In the past six months, Aaron and I have talked a lot about the similarity between the rally of early 1930 and the one we're having today.
The early 1930 rally came after the market had fallen nearly 50% in the fall of 1929. The spring rally took the market up nearly 50% again, to a level that was only about 20% below the previous peak.
That rally, of course, was also the biggest sucker's rally in history. After the market peaked in April 1930, it crashed again, eventually ending up down 89% from the 1929 high and more than 80% from the 1930 high. The market did not reach the 1930 high again for another quarter of a century.
Our current rally came after a crash that was actually slightly more severe than the 1929 crash (53% versus 48%). It has taken the market up more than 50% from the low. Our current rally has also lasted slightly longer than the 1930 rally did.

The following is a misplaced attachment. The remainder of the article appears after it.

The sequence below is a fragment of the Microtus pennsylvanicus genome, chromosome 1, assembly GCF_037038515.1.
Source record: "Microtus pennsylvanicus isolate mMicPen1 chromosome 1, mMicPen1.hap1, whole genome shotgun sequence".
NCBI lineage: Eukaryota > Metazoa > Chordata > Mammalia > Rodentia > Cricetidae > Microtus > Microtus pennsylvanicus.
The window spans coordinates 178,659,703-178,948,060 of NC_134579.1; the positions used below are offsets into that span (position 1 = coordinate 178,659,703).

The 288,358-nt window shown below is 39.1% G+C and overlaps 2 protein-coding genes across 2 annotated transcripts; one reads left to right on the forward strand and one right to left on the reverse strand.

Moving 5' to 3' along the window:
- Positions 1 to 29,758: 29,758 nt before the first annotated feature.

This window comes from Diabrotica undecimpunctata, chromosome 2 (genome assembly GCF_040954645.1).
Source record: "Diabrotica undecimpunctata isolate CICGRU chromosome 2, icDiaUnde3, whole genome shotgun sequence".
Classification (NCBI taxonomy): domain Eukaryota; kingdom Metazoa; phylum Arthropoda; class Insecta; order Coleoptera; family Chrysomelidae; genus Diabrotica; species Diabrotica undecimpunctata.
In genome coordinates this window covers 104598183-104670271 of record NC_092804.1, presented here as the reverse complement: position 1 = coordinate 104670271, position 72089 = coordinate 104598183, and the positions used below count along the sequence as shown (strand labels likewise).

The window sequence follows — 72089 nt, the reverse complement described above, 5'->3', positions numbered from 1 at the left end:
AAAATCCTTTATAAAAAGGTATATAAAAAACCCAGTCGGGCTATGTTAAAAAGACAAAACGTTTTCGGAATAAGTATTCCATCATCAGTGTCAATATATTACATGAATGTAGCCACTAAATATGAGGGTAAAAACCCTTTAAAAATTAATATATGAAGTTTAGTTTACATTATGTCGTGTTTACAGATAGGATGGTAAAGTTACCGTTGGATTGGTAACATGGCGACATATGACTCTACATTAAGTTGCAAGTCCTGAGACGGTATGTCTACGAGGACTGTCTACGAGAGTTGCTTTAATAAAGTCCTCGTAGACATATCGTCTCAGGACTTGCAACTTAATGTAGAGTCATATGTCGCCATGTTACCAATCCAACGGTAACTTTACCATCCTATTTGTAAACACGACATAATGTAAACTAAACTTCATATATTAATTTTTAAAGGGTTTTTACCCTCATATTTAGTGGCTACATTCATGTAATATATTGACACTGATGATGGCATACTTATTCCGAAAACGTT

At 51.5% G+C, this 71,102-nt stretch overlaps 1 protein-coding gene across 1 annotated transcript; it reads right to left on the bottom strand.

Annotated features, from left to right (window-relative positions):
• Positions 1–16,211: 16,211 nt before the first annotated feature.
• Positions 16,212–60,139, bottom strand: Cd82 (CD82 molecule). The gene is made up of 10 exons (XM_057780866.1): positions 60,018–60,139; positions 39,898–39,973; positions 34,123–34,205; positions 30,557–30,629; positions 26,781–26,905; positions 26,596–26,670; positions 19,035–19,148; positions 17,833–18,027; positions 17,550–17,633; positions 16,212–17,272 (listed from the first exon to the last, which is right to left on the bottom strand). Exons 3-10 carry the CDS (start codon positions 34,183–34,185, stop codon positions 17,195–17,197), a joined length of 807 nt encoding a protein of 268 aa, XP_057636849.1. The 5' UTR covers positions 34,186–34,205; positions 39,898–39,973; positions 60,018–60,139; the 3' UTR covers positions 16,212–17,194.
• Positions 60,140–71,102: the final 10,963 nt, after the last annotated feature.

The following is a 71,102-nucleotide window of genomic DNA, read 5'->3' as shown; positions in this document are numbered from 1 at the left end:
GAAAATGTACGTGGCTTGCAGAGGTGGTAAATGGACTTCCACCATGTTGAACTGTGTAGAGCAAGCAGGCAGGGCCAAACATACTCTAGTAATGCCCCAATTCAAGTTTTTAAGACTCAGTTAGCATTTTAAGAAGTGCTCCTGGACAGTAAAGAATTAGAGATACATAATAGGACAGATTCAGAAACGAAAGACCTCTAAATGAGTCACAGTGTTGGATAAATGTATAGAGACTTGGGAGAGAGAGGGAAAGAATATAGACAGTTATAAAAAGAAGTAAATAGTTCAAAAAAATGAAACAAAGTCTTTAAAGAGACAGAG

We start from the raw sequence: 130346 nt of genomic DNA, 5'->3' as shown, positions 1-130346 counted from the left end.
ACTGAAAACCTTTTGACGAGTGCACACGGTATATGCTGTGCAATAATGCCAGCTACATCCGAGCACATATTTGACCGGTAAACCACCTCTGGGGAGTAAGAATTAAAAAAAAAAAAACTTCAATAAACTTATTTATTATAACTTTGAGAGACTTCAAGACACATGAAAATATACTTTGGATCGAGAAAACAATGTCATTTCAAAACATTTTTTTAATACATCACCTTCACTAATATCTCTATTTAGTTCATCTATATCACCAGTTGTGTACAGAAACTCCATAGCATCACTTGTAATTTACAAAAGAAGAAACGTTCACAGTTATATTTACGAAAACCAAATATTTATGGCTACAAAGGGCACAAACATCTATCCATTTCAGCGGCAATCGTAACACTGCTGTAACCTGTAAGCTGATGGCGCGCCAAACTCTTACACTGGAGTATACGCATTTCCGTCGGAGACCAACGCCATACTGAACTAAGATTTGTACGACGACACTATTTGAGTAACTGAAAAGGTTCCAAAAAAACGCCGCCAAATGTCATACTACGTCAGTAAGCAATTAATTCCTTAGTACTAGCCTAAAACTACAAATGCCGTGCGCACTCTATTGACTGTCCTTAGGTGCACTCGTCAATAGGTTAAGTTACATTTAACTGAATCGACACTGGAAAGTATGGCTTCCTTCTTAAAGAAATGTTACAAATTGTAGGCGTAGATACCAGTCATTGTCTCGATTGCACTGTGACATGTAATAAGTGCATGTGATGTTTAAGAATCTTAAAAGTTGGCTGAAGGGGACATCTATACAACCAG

Today's rally, of course, may actually be the start of a great new bull market, one that will climb the "wall of worry" back toward the previous record highs. On the other hand, it may yet also be another version of what happened in 1930.
We won't know for sure what today's market is until we look at it with the genius of 20/20 hindsight. As yet another reminder of how similar the patterns up to this point have been, check out this excellent compilation of New York Times clippings from early 1930 put together by Dan Alpert of Westwood Capital.